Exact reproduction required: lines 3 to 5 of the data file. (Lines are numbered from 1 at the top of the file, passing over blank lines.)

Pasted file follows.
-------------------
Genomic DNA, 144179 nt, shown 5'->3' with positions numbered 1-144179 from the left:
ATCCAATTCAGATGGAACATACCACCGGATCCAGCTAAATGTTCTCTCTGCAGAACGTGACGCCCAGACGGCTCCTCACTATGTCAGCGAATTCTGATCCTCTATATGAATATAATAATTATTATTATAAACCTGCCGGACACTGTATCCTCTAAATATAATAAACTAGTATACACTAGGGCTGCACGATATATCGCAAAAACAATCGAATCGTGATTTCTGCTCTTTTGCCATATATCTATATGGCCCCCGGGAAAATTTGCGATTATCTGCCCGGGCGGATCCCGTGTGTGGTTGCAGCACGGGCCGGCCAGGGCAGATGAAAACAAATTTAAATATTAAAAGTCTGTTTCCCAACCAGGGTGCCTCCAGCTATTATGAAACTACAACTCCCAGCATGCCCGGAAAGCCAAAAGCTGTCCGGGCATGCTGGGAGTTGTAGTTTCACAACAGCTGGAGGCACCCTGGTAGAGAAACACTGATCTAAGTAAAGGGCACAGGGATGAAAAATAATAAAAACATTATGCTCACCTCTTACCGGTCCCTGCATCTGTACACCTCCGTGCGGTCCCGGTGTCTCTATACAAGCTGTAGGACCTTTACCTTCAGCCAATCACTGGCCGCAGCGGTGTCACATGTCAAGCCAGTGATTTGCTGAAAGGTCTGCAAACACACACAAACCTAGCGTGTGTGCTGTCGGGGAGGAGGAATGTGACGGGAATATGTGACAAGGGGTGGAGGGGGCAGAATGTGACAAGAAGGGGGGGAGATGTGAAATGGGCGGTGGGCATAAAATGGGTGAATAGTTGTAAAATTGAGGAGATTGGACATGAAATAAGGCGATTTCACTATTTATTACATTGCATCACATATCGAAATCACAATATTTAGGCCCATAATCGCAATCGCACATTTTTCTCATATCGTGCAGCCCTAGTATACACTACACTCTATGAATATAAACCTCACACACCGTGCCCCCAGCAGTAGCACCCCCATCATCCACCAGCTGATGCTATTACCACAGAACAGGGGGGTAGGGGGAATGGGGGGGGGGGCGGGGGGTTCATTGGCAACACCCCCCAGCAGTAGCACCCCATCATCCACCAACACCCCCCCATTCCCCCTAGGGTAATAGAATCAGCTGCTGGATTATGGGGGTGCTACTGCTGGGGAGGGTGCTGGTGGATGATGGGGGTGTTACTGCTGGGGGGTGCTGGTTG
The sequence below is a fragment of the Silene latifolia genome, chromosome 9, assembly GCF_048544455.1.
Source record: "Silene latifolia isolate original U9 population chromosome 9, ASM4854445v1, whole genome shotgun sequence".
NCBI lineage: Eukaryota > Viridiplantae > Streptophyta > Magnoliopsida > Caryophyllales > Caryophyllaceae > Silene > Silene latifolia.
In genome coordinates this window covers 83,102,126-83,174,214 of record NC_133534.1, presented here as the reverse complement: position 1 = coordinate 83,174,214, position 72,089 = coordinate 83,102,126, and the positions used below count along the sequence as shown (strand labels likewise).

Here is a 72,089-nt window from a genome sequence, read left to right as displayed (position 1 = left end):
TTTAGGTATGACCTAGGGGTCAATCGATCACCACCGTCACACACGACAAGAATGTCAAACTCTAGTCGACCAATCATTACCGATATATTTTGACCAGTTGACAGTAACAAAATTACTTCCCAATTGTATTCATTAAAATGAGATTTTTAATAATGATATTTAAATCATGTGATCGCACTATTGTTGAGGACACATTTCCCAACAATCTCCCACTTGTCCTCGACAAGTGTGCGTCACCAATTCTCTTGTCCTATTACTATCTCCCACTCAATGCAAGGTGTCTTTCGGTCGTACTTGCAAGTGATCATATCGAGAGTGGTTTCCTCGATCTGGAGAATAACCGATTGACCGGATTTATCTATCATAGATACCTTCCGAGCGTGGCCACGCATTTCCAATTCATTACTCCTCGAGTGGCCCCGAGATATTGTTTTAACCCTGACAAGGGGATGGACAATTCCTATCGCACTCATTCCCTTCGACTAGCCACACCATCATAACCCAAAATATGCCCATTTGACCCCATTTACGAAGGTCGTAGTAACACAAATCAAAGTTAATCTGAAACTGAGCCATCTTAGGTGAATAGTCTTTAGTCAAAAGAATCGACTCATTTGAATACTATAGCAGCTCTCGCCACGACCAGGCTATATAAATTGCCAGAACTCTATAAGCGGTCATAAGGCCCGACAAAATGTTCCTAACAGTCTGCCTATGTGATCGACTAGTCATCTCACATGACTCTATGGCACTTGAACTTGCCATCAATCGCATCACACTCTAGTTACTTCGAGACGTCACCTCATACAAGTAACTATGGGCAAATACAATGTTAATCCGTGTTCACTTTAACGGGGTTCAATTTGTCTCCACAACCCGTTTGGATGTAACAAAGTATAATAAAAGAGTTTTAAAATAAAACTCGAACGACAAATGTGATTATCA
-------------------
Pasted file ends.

The sequence below is a fragment of the Silene latifolia genome, chromosome 9, assembly GCF_048544455.1.
Source record: "Silene latifolia isolate original U9 population chromosome 9, ASM4854445v1, whole genome shotgun sequence".
NCBI lineage: Eukaryota > Viridiplantae > Streptophyta > Magnoliopsida > Caryophyllales > Caryophyllaceae > Silene > Silene latifolia.